The recommendation of your product by an influencer or the rush of customers for your voucher deal and other successful marketing measures are actually a blessing for every retailer. But they can backfire!
If a large number of customers access the site and it collapses and nothing works, this not only depresses potential sales, but also damages the reputation in the long term. That's why Daniel Schnadt, founder and CEO of Gambio, recommends that companies consider their own technical and organizational capacities beforehand.
Mr. Schnadt, why are you familiar with the topic of peak loads?
We are a technical service provider and develop online shop solutions for our retailers. To this end, we offer software and a fully equipped cloud solution. And especially with the latter, we are responsible for ensuring that our retailers' shops are always running, even when they have a lot of traffic.
Everybody knows that in the pre-Christmas period, online shops and mail order warehouses are very busy. But are there other peak loads for which retailers can prepare?
Such peak loads are caused by events such as Black Friday or Cyber Monday, for example, but also by coupon and promotional offers that are distributed through portals such as MyDealz.de or Gutschein.de. When a deal is posted, thousands of people can be accessing the online shop within minutes, and these accesses need to be processed. Even successful advertising placements, media coverage, or mention by an influencer can trigger very high access rates.
And finally, there is another possible cause of a website overload that many people forget. As a result of cyber attacks, so-called DDoS attacks (distributed denial of service) systems are bombard with fake requests and thus disrupted. Of course, these are also load peaks, deliberately created with the aim of bringing the servers to their knees.
One can and should prepare for these increases in traffic. Retailers who have not yet had this experience are often surprised by such load peaks.
As a retailer, how do I prepare myself well for this?
The retailer has to ensure that they have sufficient server capacity. There are several ways to do this.
If they host their shop themselves and run their own servers, they have to ensure that there are enough servers in use so they do not reach capacity during normal operation. The simple rule is "a lot helps a lot." In addition, you can use content delivery networks – a network of several regionally distributed servers – on which the contents of one’s own pages are mirrored. In the event of an attack, for example, this distributes the load over many different nodes.
The problem is that securing in these cases always means having server capacities available and paying for them, which are usually not needed. A cloud solution can help here. If retailers do not run their shop on their own servers, but instead share a server farm with many other users via a cloud, this also provides greater protection against system overload. The probability that many users will have an extreme peak load at the same time is rather low, so the load is distributed over time. Furthermore, retailers do not have to deal with the technology themselves.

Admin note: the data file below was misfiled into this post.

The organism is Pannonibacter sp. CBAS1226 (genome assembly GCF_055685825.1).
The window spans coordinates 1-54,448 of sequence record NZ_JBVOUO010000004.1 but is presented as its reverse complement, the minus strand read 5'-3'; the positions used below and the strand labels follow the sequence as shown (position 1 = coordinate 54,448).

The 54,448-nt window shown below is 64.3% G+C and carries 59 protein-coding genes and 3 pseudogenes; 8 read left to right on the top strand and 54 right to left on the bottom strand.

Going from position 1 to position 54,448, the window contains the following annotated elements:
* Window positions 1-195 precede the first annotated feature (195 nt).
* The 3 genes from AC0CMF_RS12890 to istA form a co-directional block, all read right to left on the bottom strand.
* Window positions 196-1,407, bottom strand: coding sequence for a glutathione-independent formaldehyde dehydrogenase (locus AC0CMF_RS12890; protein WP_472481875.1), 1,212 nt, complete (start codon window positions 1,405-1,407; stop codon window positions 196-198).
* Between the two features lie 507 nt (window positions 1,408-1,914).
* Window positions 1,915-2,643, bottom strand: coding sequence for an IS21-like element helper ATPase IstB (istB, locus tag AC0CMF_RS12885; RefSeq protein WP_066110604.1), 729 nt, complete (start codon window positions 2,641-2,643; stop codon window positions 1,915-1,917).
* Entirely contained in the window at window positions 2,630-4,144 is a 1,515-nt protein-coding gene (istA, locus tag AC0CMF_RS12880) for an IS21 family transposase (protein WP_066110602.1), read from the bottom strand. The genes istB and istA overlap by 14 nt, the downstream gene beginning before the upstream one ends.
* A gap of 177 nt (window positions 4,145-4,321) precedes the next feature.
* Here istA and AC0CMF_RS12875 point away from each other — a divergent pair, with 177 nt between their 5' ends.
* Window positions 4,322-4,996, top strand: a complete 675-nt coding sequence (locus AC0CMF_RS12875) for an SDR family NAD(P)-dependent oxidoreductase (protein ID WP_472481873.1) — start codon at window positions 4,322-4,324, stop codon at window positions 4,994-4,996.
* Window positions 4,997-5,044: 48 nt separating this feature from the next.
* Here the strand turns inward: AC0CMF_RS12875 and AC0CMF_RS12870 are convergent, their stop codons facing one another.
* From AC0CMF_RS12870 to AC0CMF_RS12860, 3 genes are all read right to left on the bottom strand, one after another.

But they also have to accept that there is no such thing as one hundred percent protection, especially in the case of completely unpredictable events such as cyber attacks or the Corona pandemic and the contact ban which we are experiencing at the moment.
An event like the corona crisis can really upset the best plans.
There has never been a situation like this before. The strain on the entire internet is extremely high, as shown by the attempts of Netflix, YouTube and co. to reduce the data rates. In addition, many retailers have now had to close their shops and are looking for an alternative. Having their own online shop gives them the opportunity to soften the blow of the crisis a little.
But this does not mean that the impact on all shops is so extreme. There are web shops that now have a particularly high load, such as the garden and food sectors, others have a very low load, for example in the fashion sector.
When we return to "normal" times, what would be the optimal timeline to prepare for such peak loads?
There is no general answer to this question; it is different for every company. The most important thing is to start early enough. Preparing frantically for something like this in a week or two doesn't work. Changing big things just takes time. The best thing to do is to take care of it at the beginning of the year if you know that at the end of the year it will be tricky.
You should also remember to inform your partners in the supply chain in time if you are planning something that could lead to high capacity utilization. Even if retailers prepare well for such actions, the process can stall if they do not advise their web host. We see that all the time. The service provider is caught off guard, more often than not at 11 at night when there is only emergency staffing in the data center.
And the same applies to other jobs, such as logistics. If a parcel service suddenly has to pick up considerably more orders than usual, they can plan on not loading the extra 20 pallets into the Sprinter.
So there are some things to consider when planning a strong sales promotion.
It is best to go through the entire process chain beforehand, from ordering in the online shop and stock on hand, to order picking, packaging material, storage capacity, and staff and shipping. Returns management should also not be ignored. In this way, the weak points can be identified beforehand, the predetermined breaking points, so to speak, at which the whole thing could fall apart.